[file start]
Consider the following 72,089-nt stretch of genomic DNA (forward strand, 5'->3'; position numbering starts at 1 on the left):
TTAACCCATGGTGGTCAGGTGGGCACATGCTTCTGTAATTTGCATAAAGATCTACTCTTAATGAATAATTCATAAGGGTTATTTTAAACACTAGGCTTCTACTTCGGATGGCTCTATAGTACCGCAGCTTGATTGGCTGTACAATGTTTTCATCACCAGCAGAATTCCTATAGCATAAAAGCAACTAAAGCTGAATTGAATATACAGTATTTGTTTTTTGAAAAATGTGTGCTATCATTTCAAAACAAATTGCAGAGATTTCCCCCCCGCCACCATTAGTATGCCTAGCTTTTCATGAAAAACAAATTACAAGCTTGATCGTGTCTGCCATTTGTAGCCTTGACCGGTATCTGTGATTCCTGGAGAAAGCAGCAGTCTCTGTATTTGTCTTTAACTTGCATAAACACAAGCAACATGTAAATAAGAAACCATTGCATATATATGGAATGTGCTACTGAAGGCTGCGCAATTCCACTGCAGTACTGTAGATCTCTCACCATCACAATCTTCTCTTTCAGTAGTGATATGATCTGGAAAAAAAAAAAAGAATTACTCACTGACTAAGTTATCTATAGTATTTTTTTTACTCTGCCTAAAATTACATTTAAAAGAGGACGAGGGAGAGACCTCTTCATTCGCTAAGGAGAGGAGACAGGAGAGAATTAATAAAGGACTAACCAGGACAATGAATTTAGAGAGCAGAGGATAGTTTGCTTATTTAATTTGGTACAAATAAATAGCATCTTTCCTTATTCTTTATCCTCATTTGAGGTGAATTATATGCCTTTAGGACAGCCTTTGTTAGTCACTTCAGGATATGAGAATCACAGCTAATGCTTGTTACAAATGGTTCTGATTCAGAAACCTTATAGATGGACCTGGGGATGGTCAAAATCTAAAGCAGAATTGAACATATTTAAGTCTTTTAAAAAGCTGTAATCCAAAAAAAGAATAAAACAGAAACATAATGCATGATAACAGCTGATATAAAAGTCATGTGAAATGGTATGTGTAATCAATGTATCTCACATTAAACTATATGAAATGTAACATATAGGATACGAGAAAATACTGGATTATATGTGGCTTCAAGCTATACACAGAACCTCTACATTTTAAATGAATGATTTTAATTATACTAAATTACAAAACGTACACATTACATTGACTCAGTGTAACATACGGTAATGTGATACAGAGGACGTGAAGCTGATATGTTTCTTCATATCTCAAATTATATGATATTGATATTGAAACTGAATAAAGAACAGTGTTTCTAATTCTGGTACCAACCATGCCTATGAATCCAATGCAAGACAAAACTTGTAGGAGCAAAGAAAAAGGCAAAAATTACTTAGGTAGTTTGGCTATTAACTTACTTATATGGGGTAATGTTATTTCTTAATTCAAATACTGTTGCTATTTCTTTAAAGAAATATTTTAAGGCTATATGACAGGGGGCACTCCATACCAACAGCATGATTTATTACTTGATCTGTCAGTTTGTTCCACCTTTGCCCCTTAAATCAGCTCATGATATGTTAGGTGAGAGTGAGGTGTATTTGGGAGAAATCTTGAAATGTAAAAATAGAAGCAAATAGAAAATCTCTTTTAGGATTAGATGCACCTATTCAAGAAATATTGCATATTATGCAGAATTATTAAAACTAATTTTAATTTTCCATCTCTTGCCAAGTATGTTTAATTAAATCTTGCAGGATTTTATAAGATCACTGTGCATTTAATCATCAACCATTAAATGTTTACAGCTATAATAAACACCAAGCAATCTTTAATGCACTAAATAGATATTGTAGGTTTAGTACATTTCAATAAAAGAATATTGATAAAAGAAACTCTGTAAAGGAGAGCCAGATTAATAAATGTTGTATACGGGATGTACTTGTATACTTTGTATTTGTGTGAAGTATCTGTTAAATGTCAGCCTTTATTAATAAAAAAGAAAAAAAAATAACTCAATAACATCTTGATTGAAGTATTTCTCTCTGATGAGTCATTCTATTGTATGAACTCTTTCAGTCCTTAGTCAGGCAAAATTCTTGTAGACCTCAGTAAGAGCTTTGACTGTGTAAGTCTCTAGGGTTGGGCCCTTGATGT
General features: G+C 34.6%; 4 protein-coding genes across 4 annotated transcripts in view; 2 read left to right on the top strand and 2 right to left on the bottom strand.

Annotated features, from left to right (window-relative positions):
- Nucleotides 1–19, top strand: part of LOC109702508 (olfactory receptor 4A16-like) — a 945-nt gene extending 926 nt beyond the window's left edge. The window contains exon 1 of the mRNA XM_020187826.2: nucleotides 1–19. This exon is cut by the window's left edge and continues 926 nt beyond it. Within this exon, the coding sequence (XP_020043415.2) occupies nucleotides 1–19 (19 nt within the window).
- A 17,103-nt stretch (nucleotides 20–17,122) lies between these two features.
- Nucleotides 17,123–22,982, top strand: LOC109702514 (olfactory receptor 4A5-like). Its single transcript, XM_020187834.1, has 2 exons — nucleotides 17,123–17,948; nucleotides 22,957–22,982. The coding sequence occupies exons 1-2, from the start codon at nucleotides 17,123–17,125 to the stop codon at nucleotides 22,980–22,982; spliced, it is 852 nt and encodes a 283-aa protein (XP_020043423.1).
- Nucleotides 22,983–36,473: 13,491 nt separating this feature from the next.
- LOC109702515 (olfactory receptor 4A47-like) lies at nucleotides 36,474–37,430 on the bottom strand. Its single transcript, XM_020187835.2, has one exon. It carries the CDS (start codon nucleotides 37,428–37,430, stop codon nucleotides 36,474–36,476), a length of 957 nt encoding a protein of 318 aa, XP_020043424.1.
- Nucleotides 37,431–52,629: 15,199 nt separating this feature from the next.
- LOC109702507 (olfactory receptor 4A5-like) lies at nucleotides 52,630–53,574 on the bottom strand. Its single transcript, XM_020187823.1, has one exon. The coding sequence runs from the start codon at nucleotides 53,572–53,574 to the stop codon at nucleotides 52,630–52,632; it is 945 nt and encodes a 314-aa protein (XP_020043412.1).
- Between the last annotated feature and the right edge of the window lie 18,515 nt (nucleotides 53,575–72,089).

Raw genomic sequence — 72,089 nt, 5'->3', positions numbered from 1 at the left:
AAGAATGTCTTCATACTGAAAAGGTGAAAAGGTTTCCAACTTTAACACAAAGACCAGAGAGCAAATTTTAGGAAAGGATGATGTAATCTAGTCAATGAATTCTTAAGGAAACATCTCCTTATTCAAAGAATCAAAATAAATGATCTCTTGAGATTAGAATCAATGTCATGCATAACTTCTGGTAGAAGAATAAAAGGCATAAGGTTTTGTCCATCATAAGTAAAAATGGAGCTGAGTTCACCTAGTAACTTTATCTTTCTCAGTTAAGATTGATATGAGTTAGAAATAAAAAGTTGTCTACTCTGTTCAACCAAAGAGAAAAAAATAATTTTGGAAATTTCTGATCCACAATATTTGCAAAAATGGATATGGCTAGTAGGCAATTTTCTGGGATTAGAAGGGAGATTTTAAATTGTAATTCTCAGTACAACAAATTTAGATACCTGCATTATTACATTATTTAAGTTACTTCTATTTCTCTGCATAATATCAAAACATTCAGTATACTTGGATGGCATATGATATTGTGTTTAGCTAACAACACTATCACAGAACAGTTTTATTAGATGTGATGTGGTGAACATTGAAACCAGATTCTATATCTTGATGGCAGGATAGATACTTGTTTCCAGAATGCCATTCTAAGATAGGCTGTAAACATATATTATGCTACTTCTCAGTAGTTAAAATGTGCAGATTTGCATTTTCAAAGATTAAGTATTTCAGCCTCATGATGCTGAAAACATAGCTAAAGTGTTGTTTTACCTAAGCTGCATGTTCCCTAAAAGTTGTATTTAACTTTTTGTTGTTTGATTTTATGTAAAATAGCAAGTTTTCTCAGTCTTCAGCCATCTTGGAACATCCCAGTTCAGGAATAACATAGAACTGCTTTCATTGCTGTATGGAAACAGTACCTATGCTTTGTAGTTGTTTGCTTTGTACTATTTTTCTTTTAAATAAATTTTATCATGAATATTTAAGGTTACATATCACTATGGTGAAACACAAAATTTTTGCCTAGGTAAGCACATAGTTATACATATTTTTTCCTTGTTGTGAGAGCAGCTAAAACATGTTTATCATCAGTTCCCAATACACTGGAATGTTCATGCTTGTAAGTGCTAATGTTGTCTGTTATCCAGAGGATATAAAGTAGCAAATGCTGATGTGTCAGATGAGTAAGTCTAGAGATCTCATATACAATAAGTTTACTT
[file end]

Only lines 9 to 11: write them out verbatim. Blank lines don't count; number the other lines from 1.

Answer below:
- LOC109702515 (olfactory receptor 4A47-like) lies at nucleotides 36,474–37,430 on the bottom strand. Its single transcript, XM_020187835.2, has one exon. It carries the CDS (start codon nucleotides 37,428–37,430, stop codon nucleotides 36,474–36,476), a length of 957 nt encoding a protein of 318 aa, XP_020043424.1.
- Nucleotides 37,431–52,629: 15,199 nt separating this feature from the next.
- LOC109702507 (olfactory receptor 4A5-like) lies at nucleotides 52,630–53,574 on the bottom strand. Its single transcript, XM_020187823.1, has one exon. The coding sequence runs from the start codon at nucleotides 53,572–53,574 to the stop codon at nucleotides 52,630–52,632; it is 945 nt and encodes a 314-aa protein (XP_020043412.1).